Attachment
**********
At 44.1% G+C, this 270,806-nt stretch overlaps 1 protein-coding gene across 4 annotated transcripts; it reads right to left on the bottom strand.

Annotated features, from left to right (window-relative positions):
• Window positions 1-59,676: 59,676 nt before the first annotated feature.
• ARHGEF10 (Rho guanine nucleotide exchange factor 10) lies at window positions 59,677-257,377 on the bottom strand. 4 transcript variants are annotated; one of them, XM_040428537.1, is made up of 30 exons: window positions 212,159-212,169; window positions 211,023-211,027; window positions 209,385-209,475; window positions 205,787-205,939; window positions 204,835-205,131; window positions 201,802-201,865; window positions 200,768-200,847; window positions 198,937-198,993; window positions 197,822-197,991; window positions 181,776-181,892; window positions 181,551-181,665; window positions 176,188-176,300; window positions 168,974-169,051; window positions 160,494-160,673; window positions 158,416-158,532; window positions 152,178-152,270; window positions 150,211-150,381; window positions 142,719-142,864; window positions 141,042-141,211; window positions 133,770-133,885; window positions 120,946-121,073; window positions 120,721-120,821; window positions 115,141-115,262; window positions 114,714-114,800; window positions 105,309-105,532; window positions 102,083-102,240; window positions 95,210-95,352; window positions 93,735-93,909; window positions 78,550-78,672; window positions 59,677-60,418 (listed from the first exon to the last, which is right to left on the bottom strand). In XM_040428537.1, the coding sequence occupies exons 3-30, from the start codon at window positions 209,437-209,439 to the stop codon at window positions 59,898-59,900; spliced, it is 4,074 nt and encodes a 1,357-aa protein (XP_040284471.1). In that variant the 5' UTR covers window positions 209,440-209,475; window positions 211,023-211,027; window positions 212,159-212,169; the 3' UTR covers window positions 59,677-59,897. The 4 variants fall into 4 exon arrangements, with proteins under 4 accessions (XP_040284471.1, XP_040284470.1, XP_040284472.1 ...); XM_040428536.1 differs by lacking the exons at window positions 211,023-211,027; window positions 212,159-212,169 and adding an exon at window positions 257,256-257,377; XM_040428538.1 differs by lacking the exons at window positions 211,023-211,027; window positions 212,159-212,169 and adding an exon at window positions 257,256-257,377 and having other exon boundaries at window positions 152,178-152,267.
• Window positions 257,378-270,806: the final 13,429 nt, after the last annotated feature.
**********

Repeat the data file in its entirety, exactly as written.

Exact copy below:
At 44.1% G+C, this 270,806-nt stretch overlaps 1 protein-coding gene across 4 annotated transcripts; it reads right to left on the bottom strand.

Annotated features, from left to right (window-relative positions):
• Window positions 1-59,676: 59,676 nt before the first annotated feature.
• ARHGEF10 (Rho guanine nucleotide exchange factor 10) lies at window positions 59,677-257,377 on the bottom strand. 4 transcript variants are annotated; one of them, XM_040428537.1, is made up of 30 exons: window positions 212,159-212,169; window positions 211,023-211,027; window positions 209,385-209,475; window positions 205,787-205,939; window positions 204,835-205,131; window positions 201,802-201,865; window positions 200,768-200,847; window positions 198,937-198,993; window positions 197,822-197,991; window positions 181,776-181,892; window positions 181,551-181,665; window positions 176,188-176,300; window positions 168,974-169,051; window positions 160,494-160,673; window positions 158,416-158,532; window positions 152,178-152,270; window positions 150,211-150,381; window positions 142,719-142,864; window positions 141,042-141,211; window positions 133,770-133,885; window positions 120,946-121,073; window positions 120,721-120,821; window positions 115,141-115,262; window positions 114,714-114,800; window positions 105,309-105,532; window positions 102,083-102,240; window positions 95,210-95,352; window positions 93,735-93,909; window positions 78,550-78,672; window positions 59,677-60,418 (listed from the first exon to the last, which is right to left on the bottom strand). In XM_040428537.1, the coding sequence occupies exons 3-30, from the start codon at window positions 209,437-209,439 to the stop codon at window positions 59,898-59,900; spliced, it is 4,074 nt and encodes a 1,357-aa protein (XP_040284471.1). In that variant the 5' UTR covers window positions 209,440-209,475; window positions 211,023-211,027; window positions 212,159-212,169; the 3' UTR covers window positions 59,677-59,897. The 4 variants fall into 4 exon arrangements, with proteins under 4 accessions (XP_040284471.1, XP_040284470.1, XP_040284472.1 ...); XM_040428536.1 differs by lacking the exons at window positions 211,023-211,027; window positions 212,159-212,169 and adding an exon at window positions 257,256-257,377; XM_040428538.1 differs by lacking the exons at window positions 211,023-211,027; window positions 212,159-212,169 and adding an exon at window positions 257,256-257,377 and having other exon boundaries at window positions 152,178-152,267.
• Window positions 257,378-270,806: the final 13,429 nt, after the last annotated feature.